by Aaron J Jackson Crabb, 25/09/2011

How long can you sit on a plush grey pillow your legs crossed in a quiet room thinking only what is revolving around inside your being? Five, ten, twenty-six minutes? How about twelve hours? Is this actually possible? Twelve hours of sitting in one place in a quiet peaceful room on a plush grey pillow with just your thoughts keeping you company.

I know, sounds dreadful but for many this relaxing peaceful self-absorbing time has a name. They call it Zen Meditation. According to Oxford American Dictionaries it is a Japanese school of Mahayana Buddhism emphasizing the value of meditation and intuition. My intuition told me to run. But deep down inside there was this desire to learn something I hadn’t read about. That’s when a friend of mine asked if I’d like to spend an afternoon at the Zen Meditation center listening to a monk discuss Dharma. Intrigued about this other form of meditation I gladly accepted the invitation.

My simple reason for wanting to attend was to understand the differences between Zen Meditation and Tergar Meditation. Back in June, I was asked by K4E to attend a speaking engagement where I would meet the speaker a Tibetan monk named Mingyur Rinopoche.

At the time I had no idea who Mingyur was, nor did I know anything about Tergar Meditation. But I did meditate occasionally, western style. What I learned during this event was meditation could happen at any moment, under any circumstances as long as you felt it inside yourself.

Because of this introduction into the world of dedicated meditation I really wanted to see if there was or was not a difference between the two types of meditation? What I didn’t expect to happen did. Through sitting quietly at the back of the room I heard him discuss who we are as beings. He described people as having a “thing” inside them. It does not feel, touch, taste, hear, and smell, it just exists within. It is our “mirror.” Essentially, you reflect what you are observing outside of yourself. He explained that this “thing” existed well before your birth here on Earth and it will continue to exist after your body has died. This is when I knew Zen meditation and Tergar meditation were speaking different languages.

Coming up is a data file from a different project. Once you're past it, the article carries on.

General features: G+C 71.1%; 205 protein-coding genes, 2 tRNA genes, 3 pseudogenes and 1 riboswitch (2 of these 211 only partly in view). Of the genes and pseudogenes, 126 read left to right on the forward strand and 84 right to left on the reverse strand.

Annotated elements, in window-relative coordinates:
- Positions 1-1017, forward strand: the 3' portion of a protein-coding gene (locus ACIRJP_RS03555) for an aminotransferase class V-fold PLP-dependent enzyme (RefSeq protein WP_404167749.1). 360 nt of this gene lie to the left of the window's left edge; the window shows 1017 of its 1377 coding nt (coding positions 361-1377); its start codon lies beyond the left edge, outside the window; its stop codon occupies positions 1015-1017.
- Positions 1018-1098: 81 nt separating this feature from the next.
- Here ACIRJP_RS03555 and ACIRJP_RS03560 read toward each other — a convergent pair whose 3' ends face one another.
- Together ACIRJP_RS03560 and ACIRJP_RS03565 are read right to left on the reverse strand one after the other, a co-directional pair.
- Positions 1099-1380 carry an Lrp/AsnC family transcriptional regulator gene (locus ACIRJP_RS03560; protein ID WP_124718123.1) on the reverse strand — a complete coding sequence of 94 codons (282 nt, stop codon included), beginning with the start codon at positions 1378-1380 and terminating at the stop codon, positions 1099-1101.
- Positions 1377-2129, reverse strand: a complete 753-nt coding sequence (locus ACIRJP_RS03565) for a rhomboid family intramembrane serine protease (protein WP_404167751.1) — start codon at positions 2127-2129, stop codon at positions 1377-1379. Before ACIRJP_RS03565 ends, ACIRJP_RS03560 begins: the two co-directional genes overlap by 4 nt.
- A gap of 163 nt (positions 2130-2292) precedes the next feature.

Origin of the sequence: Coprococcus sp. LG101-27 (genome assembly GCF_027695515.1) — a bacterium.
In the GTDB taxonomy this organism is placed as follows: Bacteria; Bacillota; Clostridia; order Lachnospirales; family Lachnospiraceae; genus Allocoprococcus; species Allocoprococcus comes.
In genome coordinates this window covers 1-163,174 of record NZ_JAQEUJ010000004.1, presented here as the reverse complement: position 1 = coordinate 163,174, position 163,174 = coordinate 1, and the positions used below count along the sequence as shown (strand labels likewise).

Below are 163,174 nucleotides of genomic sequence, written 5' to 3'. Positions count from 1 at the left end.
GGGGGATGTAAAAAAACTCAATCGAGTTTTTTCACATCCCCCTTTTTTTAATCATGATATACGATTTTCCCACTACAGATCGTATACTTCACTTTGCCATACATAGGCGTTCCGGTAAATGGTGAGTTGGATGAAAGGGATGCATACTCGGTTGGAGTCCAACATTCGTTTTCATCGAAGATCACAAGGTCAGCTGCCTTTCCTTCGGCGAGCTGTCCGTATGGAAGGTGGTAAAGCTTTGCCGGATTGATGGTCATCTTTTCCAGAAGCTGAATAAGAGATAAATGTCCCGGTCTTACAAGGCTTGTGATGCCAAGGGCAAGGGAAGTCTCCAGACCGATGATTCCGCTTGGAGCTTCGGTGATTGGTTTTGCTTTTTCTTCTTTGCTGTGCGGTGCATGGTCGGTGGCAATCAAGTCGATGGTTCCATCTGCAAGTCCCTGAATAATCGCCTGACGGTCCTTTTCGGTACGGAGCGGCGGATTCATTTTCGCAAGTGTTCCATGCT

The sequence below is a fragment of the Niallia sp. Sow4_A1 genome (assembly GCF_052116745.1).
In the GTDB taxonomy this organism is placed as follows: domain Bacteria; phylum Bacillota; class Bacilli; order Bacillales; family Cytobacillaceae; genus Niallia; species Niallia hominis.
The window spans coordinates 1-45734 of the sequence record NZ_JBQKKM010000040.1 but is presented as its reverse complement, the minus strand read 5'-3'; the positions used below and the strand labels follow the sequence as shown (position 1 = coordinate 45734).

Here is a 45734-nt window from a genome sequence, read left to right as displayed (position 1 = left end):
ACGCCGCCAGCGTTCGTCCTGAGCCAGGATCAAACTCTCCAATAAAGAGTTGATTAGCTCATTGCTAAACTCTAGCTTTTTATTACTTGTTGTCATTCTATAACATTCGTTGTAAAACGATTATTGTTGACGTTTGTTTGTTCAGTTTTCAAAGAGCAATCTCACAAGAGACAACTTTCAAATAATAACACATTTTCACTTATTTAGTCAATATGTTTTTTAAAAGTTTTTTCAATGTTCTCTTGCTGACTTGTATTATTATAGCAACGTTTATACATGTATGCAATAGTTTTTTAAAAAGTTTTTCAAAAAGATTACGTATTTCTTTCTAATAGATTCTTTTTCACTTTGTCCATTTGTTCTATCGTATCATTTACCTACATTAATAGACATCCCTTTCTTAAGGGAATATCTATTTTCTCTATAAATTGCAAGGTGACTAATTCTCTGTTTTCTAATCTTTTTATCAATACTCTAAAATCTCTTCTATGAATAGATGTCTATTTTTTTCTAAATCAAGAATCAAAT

Think of Tergar meditation as being able to get along with every living or inanimate object you ever come into contact with. Whether its cancer, air conditioner, jet engine or a song bird, through Tergar meditation you can train yourself to become “friends” with everything around you. It will help you become a patient person and less aggressive. Then think of Zen meditation as a reflection of your inner self. It is who you are. You are the reflector of what you are witnessing around and within yourself.

To learn more about Zen Meditation you can attend a Dharma talk session every Saturday afternoon in Insadong near Anguk Station at the Zen Meditation Center. Saturday’s schedule includes a half hour meditation session from 2:30pm to 3:00pm followed by the talk beginning at 3:10pm until 4:00pm. Afterwards the monks will invite you downstairs to enjoy tea and refreshments. There will be an informal discussion about meditation, Zen or whatever questions are on your mind. 

Directions: Get to Anguk Station (orange line # 3) go out exit # 2. When exiting walk in the direction it leads you out of the station. This is Bockchon-ro. 5-minutes on the road you will arrive at a streetlight. Continue straight through the light. On the other side is a tourist information center. Stop here if you need to, they will provide a map ask for Zen Center. Follow the sidewalk straight up the street another 5-minutes. Just before the street begins to go uphill there will be two buildings on your right. The Zen Center is the grey building.

Seoul Anguk Zen Center
10-3 Gahoe-dong Jongno-gu Seoul
Seoul 110-260 Korea

About the Author: Full of vim and vigor, Aaron is a globetrotting freelance photographer and writer, who has lived in Australia, Canada, Japan, South Korea, Thailand and the United States. He has traveled extensively throughout the oceanic region and back again. Catch up on his latest misadventures on his blog.

Photo by Aaron J Jackson Crabb.

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